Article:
Author | Havin, Victor. author |
---|---|

Title | The Uncertainty Principle in Harmonic Analysis [electronic resource] / by Victor Havin, Burglind Jรถricke |

Imprint | Berlin, Heidelberg : Springer Berlin Heidelberg, 1994 |

Connect to | http://dx.doi.org/10.1007/978-3-642-78377-7 |

Descript | XII, 547 p. online resource |

SUMMARY

The present book is a collection of variations on a theme which can be summed up as follows: It is impossible for a non-zero function and its Fourier transform to be simultaneously very small. In other words, the approximate equalities x :::::: y and x :::::: fj cannot hold, at the same time and with a high degree of accuracy, unless the functions x and yare identical. Any information gained about x (in the form of a good approximation y) has to be paid for by a corresponding loss of control on x, and vice versa. Such is, roughly speaking, the import of the Uncertainty Principle (or UP for short) referred to in the title ofthis book. That principle has an unmistakable kinship with its namesake in physics - Heisenberg's famous Uncertainty Principle - and may indeed be regarded as providing one of mathematical interpretations for the latter. But we mention these links with Quantum Mechanics and other connections with physics and engineering only for their inspirational value, and hasten to reassure the reader that at no point in this book will he be led beyond the world of purely mathematical facts. Actually, the portion of this world charted in our book is sufficiently vast, even though we confine ourselves to trigonometric Fourier series and integrals (so that "The U. P. in Fourier Analysis" might be a slightly more appropriate title than the one we chose)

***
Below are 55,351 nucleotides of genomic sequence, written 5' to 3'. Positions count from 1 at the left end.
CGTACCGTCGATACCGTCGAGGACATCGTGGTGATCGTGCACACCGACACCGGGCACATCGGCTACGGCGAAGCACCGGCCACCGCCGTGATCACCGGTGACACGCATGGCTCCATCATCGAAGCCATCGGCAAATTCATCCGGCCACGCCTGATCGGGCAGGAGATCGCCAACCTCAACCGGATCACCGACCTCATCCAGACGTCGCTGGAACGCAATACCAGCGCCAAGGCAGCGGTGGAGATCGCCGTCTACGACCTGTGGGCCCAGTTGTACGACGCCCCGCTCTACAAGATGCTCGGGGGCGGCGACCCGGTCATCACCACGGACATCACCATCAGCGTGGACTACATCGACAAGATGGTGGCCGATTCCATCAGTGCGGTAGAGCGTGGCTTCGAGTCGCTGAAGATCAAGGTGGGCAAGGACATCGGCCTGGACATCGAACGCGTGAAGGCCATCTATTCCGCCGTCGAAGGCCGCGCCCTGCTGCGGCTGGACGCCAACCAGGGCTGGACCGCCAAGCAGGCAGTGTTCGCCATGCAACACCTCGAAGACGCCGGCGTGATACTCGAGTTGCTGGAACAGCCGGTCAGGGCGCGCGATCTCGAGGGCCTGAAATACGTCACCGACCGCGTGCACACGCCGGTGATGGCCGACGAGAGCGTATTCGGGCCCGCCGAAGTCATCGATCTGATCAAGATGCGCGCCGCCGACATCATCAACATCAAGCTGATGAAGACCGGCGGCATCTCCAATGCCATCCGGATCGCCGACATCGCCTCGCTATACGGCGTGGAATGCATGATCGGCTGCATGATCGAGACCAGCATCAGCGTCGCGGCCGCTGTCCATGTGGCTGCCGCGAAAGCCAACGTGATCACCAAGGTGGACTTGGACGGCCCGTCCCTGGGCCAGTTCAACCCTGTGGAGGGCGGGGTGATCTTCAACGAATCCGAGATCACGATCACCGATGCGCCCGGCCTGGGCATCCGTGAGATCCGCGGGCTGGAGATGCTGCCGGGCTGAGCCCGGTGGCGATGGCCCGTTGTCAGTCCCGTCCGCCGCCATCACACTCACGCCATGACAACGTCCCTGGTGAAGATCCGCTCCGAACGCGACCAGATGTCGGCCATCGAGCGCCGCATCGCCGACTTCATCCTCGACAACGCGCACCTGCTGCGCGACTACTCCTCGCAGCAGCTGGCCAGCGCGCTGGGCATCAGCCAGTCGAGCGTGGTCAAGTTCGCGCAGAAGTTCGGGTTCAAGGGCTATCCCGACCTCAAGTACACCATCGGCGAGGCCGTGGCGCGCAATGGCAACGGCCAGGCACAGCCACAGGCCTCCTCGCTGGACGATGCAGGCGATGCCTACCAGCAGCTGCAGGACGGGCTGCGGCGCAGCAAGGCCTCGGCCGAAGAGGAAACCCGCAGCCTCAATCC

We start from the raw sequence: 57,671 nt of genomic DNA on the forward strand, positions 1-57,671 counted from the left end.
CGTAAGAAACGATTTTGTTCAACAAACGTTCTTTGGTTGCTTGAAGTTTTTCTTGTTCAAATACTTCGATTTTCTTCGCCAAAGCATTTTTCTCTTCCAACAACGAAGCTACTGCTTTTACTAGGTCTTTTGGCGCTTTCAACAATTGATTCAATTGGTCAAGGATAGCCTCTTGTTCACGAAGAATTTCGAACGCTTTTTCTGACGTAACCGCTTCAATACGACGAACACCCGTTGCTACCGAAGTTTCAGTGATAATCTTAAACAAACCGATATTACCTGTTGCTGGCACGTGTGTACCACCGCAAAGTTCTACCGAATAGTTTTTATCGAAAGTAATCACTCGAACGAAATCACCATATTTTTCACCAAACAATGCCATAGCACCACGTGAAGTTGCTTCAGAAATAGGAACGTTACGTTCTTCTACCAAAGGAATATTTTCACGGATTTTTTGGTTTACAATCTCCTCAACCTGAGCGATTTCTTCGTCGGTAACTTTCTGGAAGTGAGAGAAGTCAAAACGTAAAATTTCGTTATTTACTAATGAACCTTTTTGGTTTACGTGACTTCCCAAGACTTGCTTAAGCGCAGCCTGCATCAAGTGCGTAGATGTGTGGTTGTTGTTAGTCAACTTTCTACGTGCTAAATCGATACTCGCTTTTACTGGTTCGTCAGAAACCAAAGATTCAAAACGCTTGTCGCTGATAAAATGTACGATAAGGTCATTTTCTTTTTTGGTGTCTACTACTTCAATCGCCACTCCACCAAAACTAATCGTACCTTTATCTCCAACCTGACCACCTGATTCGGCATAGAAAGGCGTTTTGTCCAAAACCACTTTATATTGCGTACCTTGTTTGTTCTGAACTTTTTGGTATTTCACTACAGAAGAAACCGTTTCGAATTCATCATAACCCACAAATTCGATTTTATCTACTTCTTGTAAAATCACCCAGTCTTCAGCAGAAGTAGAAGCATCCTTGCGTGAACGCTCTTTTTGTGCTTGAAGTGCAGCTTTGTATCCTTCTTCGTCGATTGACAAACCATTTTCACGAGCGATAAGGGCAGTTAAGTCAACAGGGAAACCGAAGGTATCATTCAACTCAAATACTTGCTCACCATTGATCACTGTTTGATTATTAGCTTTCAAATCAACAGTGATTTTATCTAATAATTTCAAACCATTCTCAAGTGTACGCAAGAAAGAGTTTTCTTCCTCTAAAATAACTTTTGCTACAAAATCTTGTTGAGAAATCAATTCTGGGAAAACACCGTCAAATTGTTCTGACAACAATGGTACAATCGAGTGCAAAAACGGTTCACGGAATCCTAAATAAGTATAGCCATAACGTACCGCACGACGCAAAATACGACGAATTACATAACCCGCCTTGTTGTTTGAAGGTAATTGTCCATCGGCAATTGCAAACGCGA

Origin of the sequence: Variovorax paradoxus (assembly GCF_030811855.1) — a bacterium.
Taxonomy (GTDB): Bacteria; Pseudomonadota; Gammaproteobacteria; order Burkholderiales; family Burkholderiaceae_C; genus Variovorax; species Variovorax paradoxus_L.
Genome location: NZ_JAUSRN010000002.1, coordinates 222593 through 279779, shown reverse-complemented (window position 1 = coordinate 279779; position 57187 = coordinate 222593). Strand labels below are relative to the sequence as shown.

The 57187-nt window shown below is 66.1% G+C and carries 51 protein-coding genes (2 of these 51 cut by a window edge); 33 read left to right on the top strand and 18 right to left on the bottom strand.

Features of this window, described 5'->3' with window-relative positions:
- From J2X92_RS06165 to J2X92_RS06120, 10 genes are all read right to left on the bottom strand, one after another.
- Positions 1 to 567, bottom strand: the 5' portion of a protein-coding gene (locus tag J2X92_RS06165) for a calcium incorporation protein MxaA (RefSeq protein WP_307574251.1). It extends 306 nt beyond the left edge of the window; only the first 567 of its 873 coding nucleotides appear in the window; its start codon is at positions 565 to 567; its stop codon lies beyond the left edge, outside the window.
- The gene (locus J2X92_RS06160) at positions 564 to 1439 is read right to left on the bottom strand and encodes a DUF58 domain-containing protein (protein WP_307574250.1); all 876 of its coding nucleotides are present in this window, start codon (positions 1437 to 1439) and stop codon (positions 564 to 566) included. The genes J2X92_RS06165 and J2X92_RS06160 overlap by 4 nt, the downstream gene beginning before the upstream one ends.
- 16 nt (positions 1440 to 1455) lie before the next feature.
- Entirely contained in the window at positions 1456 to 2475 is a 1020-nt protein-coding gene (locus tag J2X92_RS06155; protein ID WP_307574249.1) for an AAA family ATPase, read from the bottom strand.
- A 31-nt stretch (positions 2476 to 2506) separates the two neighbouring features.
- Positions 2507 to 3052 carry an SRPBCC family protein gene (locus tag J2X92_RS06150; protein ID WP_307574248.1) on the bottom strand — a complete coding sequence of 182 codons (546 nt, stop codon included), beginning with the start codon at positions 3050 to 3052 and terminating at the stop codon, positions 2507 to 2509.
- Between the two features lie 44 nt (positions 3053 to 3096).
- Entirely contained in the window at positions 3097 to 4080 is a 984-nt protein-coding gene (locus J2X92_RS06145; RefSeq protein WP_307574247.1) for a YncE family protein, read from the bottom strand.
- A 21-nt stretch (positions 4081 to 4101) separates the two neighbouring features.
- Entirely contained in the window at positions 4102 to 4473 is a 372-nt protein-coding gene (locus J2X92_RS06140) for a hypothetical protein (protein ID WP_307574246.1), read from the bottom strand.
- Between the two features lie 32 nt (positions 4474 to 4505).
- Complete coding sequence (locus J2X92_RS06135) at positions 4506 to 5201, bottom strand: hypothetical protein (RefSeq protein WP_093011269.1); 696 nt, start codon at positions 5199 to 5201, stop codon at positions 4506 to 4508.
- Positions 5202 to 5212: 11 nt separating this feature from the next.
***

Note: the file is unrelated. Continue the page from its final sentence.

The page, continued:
CONTENT

One. The Uncertainty Principle Without Complex Variables -- 1. Functions and Charges with Semibounded Spectra -- 2. Some Topics Related to the Harmonic Analysis of Charges -- 3. Hilbert Space Methods -- Two. Complex Methods -- 1. The Uncertainty Principle from the Complex Point of View. First Examples -- 2. The Logarithmic Integral Diverges -- 3. The Logarithmic Integral Converges -- 4. Missing Frequencies and the Diameter of the Support. The Second Beurling-Malliavin Theorem and the Fabry Theorem -- 5. Local and Non-local Convolution Operators -- References -- Author Index

Mathematics
Harmonic analysis
Fourier analysis
Physics
Mathematics
Abstract Harmonic Analysis
Fourier Analysis
Theoretical Mathematical and Computational Physics